Borg The Viking

The Viking Era saw the emergence of several large chieftain seats. Tofts from a Viking chieftain seat have been found at Borg, containing the largest Viking banquet hall ever found in any country. The building was 8.5 metres wide and as much as 83 metres long. A reconstruction of the building has been raised as show at the picture.

Borg The Viking

Borg The Viking

Straume near Eggum

Eggum

A snug community, attractively situated at the foot of tall cliffs. Beautiful pebble beach; lookout for viewers of the Midnight Sun. The village is savaged by sea and wind all year round, yet people still choose to live here. Even a major rockslide some years ago wasn't enough to scare away the people who live at the foot of the imposing mountain.

Eggum - Borga

Borga, built in stone during World Ware II, was one of the first German radar stations in northern Europe.

Straume

Straume

Bø - near Kvalnes

Henningsvær

Henningsvær

The Venice of Lofoten and one of Lofoten´s largest fishing villages, counting approximately 540 inhabitants. Henningsvær is situated at the foot of Mount Vågakaillen, and consists of a group of isles and islets spread out at random in the blue waters of the Vestfjord. With the mountain at its back and otherwise surrounded by the sea, Henningsvær was a natural hub of activity during the Lofoten Winter Fishery, and in the 1800’s, the island community prospered, and Henningsvær became one of the most prominent fishing villages in Lofoten. Unlike many other fishing villages, the population of Henningsvær has remained stable in recent years. A combination of an active, vibrant environment and well-preserved architecture, makes Henningsvær something quite unique.

Stockfish - Henningsvær

Stockfish

Stockfish is fish, especially cod, dried by sun and wind on wooden racks on the foreshore called flakes. The drying of food is the world's oldest known preservation method. Stockfish, produced from spawning cod (”skrei”), was the staple good, and it was sold to almost all of Europe. Italy is still the most important market for high-quality stockfish from Lofoten.  Cod is the very basis of Lofoten´s existence. In historical records, we can read how dried fish was one of the foods which the Vikings brought with them when they went raiding. Towards the end of April, an area of 400,000 m2 of Lofoten is covered in stockfish. The weight of the cod is reduced by about 80% when it is dried. More information here.

Henningsvær Harbour

Henningsvær Harbour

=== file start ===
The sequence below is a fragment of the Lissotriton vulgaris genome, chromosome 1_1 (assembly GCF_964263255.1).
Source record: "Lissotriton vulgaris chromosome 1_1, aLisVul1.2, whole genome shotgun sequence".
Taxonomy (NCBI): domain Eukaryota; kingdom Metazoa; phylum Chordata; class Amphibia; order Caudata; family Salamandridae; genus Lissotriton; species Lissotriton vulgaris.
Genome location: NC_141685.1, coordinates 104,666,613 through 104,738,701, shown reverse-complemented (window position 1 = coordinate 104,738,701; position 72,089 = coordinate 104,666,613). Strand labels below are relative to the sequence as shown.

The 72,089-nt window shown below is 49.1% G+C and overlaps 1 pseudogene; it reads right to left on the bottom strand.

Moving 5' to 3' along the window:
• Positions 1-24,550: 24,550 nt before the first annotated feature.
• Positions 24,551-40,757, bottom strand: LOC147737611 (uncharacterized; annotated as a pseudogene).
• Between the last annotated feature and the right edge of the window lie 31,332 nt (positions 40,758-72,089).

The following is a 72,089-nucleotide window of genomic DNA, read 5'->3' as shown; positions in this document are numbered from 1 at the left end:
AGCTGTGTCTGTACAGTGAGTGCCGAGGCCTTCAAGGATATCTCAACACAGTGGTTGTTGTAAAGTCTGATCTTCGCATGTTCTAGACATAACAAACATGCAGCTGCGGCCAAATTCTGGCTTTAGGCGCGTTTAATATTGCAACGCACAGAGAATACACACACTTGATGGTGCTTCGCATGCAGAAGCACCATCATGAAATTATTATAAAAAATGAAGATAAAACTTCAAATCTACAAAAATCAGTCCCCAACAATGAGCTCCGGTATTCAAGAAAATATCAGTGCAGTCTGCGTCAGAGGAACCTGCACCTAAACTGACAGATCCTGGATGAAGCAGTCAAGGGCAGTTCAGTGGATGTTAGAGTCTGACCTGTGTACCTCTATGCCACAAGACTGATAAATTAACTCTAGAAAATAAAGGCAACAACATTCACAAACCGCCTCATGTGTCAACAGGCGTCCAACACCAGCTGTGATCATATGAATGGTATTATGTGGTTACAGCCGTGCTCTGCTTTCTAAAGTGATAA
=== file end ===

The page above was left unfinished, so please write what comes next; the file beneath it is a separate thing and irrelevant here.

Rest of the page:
Henningsvær Harbour

Henningsvær Harbour

Henningsvær lighthouse

Henningsvær

Great view from Henningsvær lighthouse toward the south part of Lofoten (Å and Reine).

Sunset at Henningsvær

Drying flake ('hjell') in Henningsvær

"Day of the Cod" takes place on the first Saturday in March, every year. Cod is the very basis of Lofoten´s existence, and on this day a number of programmes are carried out all over Lofoten. The purpose of this day is to celebrate the Lofoten Fisheries history and the interesting coastal culture that has evolved around it.

Svolvær

Svolvær is located on the south coast of Austvågøy, facing the open sea to the south, and with mountains immediately to the north. Svolvær is Lofoten´s regional centre with about 4.200 inhabitants (2005). The great cod fisheries in winter has always been the most important economical foundation for the town, but fish farming (salmon) is also important. Tourism is becoming increasingly important, and Svolvær is a transport hub and favourite starting point for tourists visiting the islands.

Svolvær

Svolvær

Svolvær

Svolvær with the famous Svolværsgeita (Goat) in the background.

Svolværsgeita

The Svolvær Goat (Svolværsgeita) is one of the most popular climbing pinnacles in Norway.

The Svolvær Goat wasn't climbed until 1910. Svolværgeita has many routes, but all end at the Storhorn (big horn) with the following jump to the Lillehorn (little horn). The jump is 1.5 meters across.

Brenna

Brenna

Lofoten Cathedral - Kabelvåg

Vågan Church, also known as Lofoten Cathedral. It was built in 1898 and can accommodate up to 1.200 people. Kabelvåg was originally a centre of trade and the biggest fishing village in Lofoten.

Skrova

This island jewel of the Vestfjord offers the best views of “Lofotveggen”, the “wall” of mountains that runs through the Lofoten Islands. With its population of around 230 (2005), Skrova has been a centre for fisheries and whaling for many decades. This authentic fishing village offers visitors the chance to relax in peaceful surroundings.

Skrova lighthouse

Skrova lighthouse outside Svolvær. More information about the lighthouse here.